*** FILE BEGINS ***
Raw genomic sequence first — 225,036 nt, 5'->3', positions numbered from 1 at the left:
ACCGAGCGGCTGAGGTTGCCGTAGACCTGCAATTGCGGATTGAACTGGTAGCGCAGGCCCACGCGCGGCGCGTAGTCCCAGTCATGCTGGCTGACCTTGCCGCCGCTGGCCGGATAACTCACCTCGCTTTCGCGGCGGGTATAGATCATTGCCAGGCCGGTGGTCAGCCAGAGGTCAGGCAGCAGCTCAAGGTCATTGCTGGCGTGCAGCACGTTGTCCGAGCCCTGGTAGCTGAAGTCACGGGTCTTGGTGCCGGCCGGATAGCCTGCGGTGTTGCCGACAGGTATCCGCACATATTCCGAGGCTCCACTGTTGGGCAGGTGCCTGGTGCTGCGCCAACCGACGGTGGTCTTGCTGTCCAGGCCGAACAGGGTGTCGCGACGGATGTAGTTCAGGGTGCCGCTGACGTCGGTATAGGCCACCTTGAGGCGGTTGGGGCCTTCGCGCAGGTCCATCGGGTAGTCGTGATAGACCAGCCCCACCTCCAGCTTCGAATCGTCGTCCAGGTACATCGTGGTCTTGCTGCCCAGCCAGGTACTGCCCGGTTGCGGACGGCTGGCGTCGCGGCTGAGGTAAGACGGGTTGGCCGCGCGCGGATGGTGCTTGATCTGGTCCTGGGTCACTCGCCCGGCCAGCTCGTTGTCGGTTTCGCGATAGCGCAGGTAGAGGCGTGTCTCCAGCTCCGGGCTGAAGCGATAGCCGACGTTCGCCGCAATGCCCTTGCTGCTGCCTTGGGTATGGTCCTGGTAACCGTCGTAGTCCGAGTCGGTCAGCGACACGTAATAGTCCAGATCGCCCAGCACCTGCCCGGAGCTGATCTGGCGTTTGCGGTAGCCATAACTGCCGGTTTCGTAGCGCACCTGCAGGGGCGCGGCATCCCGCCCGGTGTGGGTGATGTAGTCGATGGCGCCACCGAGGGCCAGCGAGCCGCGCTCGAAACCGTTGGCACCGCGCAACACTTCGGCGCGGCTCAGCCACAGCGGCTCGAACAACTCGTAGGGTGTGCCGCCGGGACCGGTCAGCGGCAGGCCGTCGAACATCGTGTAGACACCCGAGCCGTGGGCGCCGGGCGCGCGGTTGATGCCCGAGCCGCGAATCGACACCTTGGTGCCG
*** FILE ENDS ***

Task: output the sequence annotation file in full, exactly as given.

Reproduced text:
Raw genomic sequence first — 225,036 nt, 5'->3', positions numbered from 1 at the left:
ACCGAGCGGCTGAGGTTGCCGTAGACCTGCAATTGCGGATTGAACTGGTAGCGCAGGCCCACGCGCGGCGCGTAGTCCCAGTCATGCTGGCTGACCTTGCCGCCGCTGGCCGGATAACTCACCTCGCTTTCGCGGCGGGTATAGATCATTGCCAGGCCGGTGGTCAGCCAGAGGTCAGGCAGCAGCTCAAGGTCATTGCTGGCGTGCAGCACGTTGTCCGAGCCCTGGTAGCTGAAGTCACGGGTCTTGGTGCCGGCCGGATAGCCTGCGGTGTTGCCGACAGGTATCCGCACATATTCCGAGGCTCCACTGTTGGGCAGGTGCCTGGTGCTGCGCCAACCGACGGTGGTCTTGCTGTCCAGGCCGAACAGGGTGTCGCGACGGATGTAGTTCAGGGTGCCGCTGACGTCGGTATAGGCCACCTTGAGGCGGTTGGGGCCTTCGCGCAGGTCCATCGGGTAGTCGTGATAGACCAGCCCCACCTCCAGCTTCGAATCGTCGTCCAGGTACATCGTGGTCTTGCTGCCCAGCCAGGTACTGCCCGGTTGCGGACGGCTGGCGTCGCGGCTGAGGTAAGACGGGTTGGCCGCGCGCGGATGGTGCTTGATCTGGTCCTGGGTCACTCGCCCGGCCAGCTCGTTGTCGGTTTCGCGATAGCGCAGGTAGAGGCGTGTCTCCAGCTCCGGGCTGAAGCGATAGCCGACGTTCGCCGCAATGCCCTTGCTGCTGCCTTGGGTATGGTCCTGGTAACCGTCGTAGTCCGAGTCGGTCAGCGACACGTAATAGTCCAGATCGCCCAGCACCTGCCCGGAGCTGATCTGGCGTTTGCGGTAGCCATAACTGCCGGTTTCGTAGCGCACCTGCAGGGGCGCGGCATCCCGCCCGGTGTGGGTGATGTAGTCGATGGCGCCACCGAGGGCCAGCGAGCCGCGCTCGAAACCGTTGGCACCGCGCAACACTTCGGCGCGGCTCAGCCACAGCGGCTCGAACAACTCGTAGGGTGTGCCGCCGGGACCGGTCAGCGGCAGGCCGTCGAACATCGTGTAGACACCCGAGCCGTGGGCGCCGGGCGCGCGGTTGATGCCCGAGCCGCGAATCGACACCTTGGTGCCG